Congratulations to the 2019 Doris Post Oratory Competition Winners!

This year, we took a new twist on one of our proudest annual traditions, the Doris Post Oratory Competition!

In addition to speeches covering a variety of topics by students in grades 6-9, we added a grade 10 debate component. 

Doris Post, our competition’s namesake, left a lasting impact on our school for more than 30 years. After joining Dwight as a registrar in 1953, she took on a number of roles, including music teacher, English teacher, Academic Dean, and ultimately, Chair of the English Department. Throughout her time at Dwight, she influenced the lives of countless students. Shortly after her retirement, the competition was launched in her honor. 

For many years, our English Department, chaired by Michael Wiesenfeld, spearheaded the competition before Emily Smith, Middle School Head of Humanities; and Shauna Fitzmahan, Head of Upper School Social Studies and TOK, took over the mantle this year. They introduced the Supreme Court debate, which was moderated by Ms. Fitzmahan and Jonathan Ruelens, Upper School English Teacher. 

After working on their speeches — and numerous competitions among over 200 students in their English classes — two finalists from each grade gathered before an audience of their peers and a panel of faculty judges for the final oratory match-up. They stepped up to the lectern to demonstrate outstanding research, writing, and public speaking skills; and the judges had the difficult task of naming the winners in bold below. 

Sixth graders spoke about a family tradition: 

  • Ella Schindler, “Memorial Day”
  • Neil Kush, “Light Overcomes Darkness” 

Seventh graders spoke about a person who has influenced them greatly: 

  • Brooke Radosevich, “Beautiful”
  • Lilliana Dellin, “To Locate the Lamb Sauce”

Eighth graders informed the audience about a topic of their choice: 

  • Jacobo Bustos, “Unknown Laws around the U.S.”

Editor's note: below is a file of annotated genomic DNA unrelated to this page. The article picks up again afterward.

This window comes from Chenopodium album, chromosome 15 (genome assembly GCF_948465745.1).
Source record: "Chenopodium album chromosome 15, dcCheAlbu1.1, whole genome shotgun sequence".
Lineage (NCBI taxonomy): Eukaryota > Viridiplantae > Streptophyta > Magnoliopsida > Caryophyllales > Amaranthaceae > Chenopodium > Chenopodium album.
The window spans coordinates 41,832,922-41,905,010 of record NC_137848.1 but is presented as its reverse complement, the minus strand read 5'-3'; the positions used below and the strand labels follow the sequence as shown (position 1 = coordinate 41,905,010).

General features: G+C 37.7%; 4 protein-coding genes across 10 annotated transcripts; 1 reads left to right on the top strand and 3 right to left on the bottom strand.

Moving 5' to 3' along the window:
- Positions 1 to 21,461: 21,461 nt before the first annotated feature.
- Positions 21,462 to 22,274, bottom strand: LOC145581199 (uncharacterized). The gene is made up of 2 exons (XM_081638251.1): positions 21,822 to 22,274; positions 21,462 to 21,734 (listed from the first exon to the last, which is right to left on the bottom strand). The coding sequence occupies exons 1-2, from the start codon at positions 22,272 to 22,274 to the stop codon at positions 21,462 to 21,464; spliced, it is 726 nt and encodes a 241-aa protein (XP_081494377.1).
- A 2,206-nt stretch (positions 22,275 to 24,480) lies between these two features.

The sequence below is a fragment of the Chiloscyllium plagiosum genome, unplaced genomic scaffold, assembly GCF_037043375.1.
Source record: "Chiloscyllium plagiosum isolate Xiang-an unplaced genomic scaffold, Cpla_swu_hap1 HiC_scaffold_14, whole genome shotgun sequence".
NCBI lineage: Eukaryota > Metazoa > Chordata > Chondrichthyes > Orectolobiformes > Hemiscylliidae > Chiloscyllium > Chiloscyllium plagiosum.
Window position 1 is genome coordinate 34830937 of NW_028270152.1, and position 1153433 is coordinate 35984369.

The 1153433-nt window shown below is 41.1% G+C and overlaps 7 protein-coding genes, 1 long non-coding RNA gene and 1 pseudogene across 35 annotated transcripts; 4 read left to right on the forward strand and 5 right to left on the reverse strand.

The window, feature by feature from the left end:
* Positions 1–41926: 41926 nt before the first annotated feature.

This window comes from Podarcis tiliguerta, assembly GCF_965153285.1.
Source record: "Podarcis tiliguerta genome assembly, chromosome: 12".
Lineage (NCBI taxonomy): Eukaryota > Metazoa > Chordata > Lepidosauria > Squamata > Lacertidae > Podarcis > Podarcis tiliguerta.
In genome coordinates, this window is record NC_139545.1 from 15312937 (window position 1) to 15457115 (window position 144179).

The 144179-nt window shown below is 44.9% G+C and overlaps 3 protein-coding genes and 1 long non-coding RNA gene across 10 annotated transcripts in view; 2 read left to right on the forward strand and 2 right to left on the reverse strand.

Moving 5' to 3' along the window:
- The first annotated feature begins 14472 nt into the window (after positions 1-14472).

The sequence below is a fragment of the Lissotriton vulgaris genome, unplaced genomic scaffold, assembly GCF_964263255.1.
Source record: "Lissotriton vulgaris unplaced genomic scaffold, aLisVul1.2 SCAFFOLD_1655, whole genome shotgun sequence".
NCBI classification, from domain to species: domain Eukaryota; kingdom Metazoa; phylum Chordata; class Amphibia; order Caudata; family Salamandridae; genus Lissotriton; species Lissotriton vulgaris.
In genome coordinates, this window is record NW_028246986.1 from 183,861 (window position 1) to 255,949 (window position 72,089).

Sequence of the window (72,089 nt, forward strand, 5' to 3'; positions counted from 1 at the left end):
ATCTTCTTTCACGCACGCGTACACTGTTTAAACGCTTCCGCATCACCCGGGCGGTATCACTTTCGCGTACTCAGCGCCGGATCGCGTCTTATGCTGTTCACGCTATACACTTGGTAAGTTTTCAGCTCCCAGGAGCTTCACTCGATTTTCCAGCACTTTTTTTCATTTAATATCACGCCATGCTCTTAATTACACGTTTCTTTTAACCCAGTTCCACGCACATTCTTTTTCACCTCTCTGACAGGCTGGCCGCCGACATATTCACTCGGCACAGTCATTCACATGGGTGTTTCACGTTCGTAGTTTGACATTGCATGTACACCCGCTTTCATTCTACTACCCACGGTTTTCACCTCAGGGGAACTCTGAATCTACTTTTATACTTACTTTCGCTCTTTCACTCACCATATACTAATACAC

• Kyra Spahn, “The Persuasive Power of Priming”

Ninth graders spoke about controversial issues around the globe: 

  • Jennifer Park, "Change Happens, One Step at a Time” (about the opioid epidemic)
  • Akhil Karra, “How Long Must This Go on?” (about police brutality) 

The entire tenth grade participated in the debate process, which took the form of an interdisciplinary project between English and History classes. They tackled a variety of Supreme Court cases in preliminary face-offs. The finalists, two teams, debated the current case of “Maryland-National Capital Park and Planning Commission v. American Humanist Association.” They debated whether the First Amendment’s Establishment Clause, which aids in keeping a separation between church and state, requires the removal or destruction of a 93-year-old memorial to American servicemen who died in World War I solely because the memorial bears the shape of a cross. 

The team of Elizabeth Tatishev, Michaela Gary, Stacey Soh, and Sadie Projansky battled the team of Trisha Jha, Jennifer Klein, Chaz Jackson, and Alessandro Pesaresi, with the latter winning; they argued that a 40-foot cross honoring fallen soldiers was Constitutional. 

Congratulations to all — we’re certain that Doris Post would be proud of our modern-day orators!  

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